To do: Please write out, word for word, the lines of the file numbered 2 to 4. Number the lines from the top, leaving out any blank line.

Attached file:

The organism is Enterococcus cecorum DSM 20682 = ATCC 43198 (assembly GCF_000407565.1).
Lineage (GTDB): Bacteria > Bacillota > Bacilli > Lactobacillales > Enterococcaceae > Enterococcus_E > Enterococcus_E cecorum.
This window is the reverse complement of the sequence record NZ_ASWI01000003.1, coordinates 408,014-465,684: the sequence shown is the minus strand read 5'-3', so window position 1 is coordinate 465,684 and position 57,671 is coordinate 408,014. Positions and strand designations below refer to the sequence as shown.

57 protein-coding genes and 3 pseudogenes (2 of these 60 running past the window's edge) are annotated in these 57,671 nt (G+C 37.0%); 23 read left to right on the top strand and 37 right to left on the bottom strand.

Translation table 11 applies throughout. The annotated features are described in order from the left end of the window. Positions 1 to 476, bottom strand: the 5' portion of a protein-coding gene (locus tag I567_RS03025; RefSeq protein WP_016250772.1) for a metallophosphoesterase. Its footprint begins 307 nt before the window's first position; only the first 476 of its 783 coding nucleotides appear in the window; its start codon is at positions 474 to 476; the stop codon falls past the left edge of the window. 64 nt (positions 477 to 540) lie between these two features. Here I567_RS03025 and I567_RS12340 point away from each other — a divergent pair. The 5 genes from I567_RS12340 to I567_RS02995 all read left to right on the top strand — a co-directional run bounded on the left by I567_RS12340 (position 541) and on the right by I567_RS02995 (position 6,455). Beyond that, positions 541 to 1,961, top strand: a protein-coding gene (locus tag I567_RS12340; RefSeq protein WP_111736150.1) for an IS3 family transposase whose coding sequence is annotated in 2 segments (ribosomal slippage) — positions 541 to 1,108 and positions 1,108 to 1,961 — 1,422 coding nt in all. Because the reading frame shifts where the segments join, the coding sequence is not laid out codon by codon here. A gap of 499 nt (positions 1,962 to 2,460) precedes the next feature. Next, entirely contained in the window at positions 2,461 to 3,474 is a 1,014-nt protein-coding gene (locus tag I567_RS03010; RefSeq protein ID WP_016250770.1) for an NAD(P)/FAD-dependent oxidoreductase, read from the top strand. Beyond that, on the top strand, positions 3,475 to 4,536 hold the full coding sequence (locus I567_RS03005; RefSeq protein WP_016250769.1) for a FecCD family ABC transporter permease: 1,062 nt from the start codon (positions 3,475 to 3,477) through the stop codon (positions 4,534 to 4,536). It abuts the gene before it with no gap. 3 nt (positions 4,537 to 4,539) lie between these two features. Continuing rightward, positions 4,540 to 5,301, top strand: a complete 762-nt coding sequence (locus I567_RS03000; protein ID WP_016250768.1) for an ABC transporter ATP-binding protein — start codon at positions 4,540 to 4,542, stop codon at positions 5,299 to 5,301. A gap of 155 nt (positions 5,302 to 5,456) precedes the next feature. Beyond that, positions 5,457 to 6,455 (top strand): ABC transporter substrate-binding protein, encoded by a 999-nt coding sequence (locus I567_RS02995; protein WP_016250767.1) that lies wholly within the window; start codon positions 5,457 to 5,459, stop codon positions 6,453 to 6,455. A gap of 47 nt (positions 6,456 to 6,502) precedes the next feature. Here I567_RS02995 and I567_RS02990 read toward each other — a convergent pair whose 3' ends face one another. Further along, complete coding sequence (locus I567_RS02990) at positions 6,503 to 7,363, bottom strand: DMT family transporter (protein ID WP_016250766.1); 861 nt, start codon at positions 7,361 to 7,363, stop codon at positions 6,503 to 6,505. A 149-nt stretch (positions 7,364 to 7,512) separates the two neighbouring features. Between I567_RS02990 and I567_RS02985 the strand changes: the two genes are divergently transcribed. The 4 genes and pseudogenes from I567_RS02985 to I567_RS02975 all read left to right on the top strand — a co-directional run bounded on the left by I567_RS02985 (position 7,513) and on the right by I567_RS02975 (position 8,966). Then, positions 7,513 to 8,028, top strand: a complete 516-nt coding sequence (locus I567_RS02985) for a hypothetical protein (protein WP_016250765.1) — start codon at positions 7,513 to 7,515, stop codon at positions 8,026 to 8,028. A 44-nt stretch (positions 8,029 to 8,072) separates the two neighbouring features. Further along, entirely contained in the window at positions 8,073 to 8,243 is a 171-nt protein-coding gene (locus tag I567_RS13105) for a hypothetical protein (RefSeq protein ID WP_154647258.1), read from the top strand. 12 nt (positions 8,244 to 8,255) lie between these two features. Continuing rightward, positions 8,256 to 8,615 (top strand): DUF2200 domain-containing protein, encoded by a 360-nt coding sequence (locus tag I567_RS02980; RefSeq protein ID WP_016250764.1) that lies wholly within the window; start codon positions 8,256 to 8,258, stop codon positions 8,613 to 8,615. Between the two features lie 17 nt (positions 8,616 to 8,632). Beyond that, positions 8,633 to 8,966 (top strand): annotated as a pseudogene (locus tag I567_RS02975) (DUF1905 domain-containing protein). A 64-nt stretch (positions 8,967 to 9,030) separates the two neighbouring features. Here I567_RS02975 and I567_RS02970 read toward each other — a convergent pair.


Lineage (GTDB): Bacteria > Bacillota > Bacilli > Lactobacillales > Enterococcaceae > Enterococcus_E > Enterococcus_E cecorum.
This window is the reverse complement of the sequence record NZ_ASWI01000003.1, coordinates 408,014-465,684: the sequence shown is the minus strand read 5'-3', so window position 1 is coordinate 465,684 and position 57,671 is coordinate 408,014. Positions and strand designations below refer to the sequence as shown.

57 protein-coding genes and 3 pseudogenes (2 of these 60 running past the window's edge) are annotated in these 57,671 nt (G+C 37.0%); 23 read left to right on the top strand and 37 right to left on the bottom strand.